E-Verify needs to be improved, Obama says
System can be an important immigration enforcement tool if not "riddled with errors," the president said at a White House press conference
Computerworld - The Internet-based E-Verify employment eligibility system can be an important enforcement tool in the fight against illegal immigration, but only if it can be made error-free and reliable, President Obama said on Wednesday.
Speaking at a White House press conference on Wednesday morning, Obama said E-Verify still needs to be perfected and safeguards put into place to protect against individuals being mistakenly identified as ineligible to work in the U.S.
"We don't want to expose employers to the risk where they end up rejecting a qualified candidate for a job because [E-Verify] says that the person is an illegal immigrant," Obama said. "The goal right now is to see if we can perfect the E-Verify system."
E-Verify is a controversial online system that is designed to let employers quickly verify the employment eligibility and immigration status of those seeking work in the U.S.
It lets employers compare information from an employee's job application with information contained in databases with the Department of Homeland Security (DHS) and Social Security Administration (SSA).
The SSA database against which the matching is done contains more than 455 million records currently, while the DHS's immigration databases hold more than 80 million records. Results are available in less than a day.
Supporters of E-Verify have claimed that it is critically needed to prevent illegal immigrants from securing U.S jobs, especially those funded by federal stimulus funds. Earlier this month, Lamar Smith (R-TX), chairman of the House Judiciary Committee proposed a bill that would make E-Verify mandatory for all employers and employees within three years of enactment.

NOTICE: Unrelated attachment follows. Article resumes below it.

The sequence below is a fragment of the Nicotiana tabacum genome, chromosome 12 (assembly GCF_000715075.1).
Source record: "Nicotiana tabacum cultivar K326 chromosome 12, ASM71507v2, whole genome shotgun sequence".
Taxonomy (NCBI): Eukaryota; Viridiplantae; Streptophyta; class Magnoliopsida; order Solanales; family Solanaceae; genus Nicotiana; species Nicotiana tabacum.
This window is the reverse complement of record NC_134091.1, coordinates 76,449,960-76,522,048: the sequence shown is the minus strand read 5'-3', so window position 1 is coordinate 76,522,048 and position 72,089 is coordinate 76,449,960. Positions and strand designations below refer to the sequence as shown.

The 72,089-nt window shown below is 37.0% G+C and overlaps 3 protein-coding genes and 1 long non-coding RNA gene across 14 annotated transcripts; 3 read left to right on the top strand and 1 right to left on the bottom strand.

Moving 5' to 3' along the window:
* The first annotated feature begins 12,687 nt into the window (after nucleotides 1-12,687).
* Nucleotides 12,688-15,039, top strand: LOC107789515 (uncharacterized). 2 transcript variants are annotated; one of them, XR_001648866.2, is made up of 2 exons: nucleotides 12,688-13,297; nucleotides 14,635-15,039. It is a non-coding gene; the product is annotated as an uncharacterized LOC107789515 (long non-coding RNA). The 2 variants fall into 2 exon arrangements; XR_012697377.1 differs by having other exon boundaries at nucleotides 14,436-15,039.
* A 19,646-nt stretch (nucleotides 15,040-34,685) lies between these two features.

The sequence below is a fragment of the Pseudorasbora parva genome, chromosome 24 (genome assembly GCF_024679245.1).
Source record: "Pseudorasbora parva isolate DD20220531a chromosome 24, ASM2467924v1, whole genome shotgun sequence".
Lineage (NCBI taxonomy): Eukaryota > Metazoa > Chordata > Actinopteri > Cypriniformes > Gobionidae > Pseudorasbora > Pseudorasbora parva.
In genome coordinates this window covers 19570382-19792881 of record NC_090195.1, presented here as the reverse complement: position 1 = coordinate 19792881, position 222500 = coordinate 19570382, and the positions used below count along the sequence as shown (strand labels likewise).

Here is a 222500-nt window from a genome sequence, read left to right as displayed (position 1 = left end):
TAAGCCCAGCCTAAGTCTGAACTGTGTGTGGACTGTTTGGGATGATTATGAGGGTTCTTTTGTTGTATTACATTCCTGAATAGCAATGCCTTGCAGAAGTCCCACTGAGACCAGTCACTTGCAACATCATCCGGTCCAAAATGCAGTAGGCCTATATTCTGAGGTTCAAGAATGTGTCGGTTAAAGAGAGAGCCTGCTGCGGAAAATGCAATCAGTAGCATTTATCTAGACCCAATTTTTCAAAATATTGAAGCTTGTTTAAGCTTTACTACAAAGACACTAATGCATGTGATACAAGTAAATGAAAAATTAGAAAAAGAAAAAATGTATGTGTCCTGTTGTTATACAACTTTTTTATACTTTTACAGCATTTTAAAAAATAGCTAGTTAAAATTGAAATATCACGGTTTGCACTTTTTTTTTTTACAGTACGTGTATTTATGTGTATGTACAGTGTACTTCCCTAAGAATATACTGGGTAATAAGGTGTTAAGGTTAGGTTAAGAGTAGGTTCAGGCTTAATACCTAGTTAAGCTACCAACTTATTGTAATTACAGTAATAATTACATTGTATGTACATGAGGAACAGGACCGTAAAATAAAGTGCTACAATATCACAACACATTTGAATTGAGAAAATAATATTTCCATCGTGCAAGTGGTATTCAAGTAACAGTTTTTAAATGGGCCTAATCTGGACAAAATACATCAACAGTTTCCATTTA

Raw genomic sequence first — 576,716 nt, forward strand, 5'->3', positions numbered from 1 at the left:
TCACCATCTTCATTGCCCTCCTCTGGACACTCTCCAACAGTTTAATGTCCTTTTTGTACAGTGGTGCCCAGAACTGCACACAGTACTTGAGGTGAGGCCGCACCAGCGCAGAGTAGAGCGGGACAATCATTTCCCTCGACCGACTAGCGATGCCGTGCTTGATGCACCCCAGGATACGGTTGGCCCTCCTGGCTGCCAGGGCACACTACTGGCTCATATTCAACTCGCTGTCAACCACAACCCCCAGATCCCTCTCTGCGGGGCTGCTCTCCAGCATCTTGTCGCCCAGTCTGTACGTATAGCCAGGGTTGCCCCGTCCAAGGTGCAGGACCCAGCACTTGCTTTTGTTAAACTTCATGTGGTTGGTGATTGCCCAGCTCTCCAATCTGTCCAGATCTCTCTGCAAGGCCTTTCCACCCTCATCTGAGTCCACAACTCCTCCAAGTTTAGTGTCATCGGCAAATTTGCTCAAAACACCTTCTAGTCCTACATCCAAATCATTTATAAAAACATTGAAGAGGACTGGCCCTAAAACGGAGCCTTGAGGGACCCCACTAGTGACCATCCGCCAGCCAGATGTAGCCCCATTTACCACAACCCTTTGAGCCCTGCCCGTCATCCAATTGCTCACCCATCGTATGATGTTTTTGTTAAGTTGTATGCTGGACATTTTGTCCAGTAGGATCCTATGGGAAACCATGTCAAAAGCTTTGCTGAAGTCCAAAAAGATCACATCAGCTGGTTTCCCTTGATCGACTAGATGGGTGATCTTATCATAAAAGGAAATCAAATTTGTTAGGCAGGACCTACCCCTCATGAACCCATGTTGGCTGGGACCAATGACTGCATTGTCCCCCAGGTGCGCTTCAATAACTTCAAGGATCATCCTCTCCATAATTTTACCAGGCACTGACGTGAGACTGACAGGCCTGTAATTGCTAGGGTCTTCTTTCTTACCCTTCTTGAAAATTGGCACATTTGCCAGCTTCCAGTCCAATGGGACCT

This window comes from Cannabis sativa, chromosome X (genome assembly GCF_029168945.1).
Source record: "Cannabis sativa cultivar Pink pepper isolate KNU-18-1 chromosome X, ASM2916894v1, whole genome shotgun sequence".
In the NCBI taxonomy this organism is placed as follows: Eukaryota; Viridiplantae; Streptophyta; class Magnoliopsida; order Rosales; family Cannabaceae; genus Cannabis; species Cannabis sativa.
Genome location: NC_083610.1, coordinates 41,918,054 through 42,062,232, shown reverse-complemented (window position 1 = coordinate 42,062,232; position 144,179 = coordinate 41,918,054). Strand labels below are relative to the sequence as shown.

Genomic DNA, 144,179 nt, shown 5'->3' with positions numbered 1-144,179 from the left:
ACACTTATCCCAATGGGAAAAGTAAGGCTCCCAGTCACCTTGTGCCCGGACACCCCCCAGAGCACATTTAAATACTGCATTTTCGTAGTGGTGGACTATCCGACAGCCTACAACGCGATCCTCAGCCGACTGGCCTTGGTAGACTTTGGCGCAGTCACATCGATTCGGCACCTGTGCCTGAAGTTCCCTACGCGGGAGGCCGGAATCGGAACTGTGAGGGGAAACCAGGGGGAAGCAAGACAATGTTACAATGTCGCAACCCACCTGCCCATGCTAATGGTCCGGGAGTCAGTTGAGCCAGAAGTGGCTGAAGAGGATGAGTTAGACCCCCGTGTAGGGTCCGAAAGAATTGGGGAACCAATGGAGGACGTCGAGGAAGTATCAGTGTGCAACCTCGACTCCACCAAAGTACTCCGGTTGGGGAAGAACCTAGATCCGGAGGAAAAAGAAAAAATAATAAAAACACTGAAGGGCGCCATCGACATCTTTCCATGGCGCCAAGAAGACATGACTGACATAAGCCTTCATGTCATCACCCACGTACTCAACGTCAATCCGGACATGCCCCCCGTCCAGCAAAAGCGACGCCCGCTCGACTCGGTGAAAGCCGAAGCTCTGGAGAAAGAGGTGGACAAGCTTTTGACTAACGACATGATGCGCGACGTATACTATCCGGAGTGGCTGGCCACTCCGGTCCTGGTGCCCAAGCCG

Currently more than 250,000 American employers have signed up voluntarily for E-Verify, with another 1,300 new businesses signing up each week, Smith said in a statement announcing his proposed bill.
E-Verify's many opponents, however, argue that the underlying databases are far too unreliable and error-filled to be much use.
Those opposed to E-Verify have maintained that the system improperly flags a large number of eligible workers as being ineligible for U.S. employment. Many have also expressed concern over the scalability of the system.
Up to now, E-Verify has been a mostly voluntary program, but that is changing. All federal contractors and subcontractors, for instance, are required to use E-Verify to vet the employment eligibility of their workers.
Several states and local governments are also moving towards making E-Verify mandatory for employers. Just last week, North Carolina passed a law that requires all local governments and private employers with more than 25 employees to eventually start using E-Verify. All state agencies as well as public universities and community colleges in the state are already required to use the system.
Another state that requires the mandatory use of E-Verify for vetting new hires is Arizona. The state passed the requirement in 2007 but was challenged from implementing it by the ACLU and business groups. In May, the U.S. Supreme Court ruled that Arizona is within its rights to require employers in the state to use E-Verify.
Obama's comments on E-Verify were made in response to a reporter's question asking if he would be willing to veto a mandatory E-Verify bill unless it was made part of a broader immigration reform plan.
Though Obama's response did not directly address the question, he stressed the need for comprehensive immigration reform. That means tougher border security, and tougher actions against employers caught hiring illegal workers, he said.
"E-Verify can be an important enforcement tool if it is not riddled with errors," Obama said. "What I don't want is a situation in which employers are forced to set up a system that they can't be certain works."
Jaikumar Vijayan covers data security and privacy issues, financial services security and e-voting for Computerworld. Follow Jaikumar on Twitter at @jaivijayan or subscribe to Jaikumar's RSS feed . His e-mail address is firstname.lastname@example.org.
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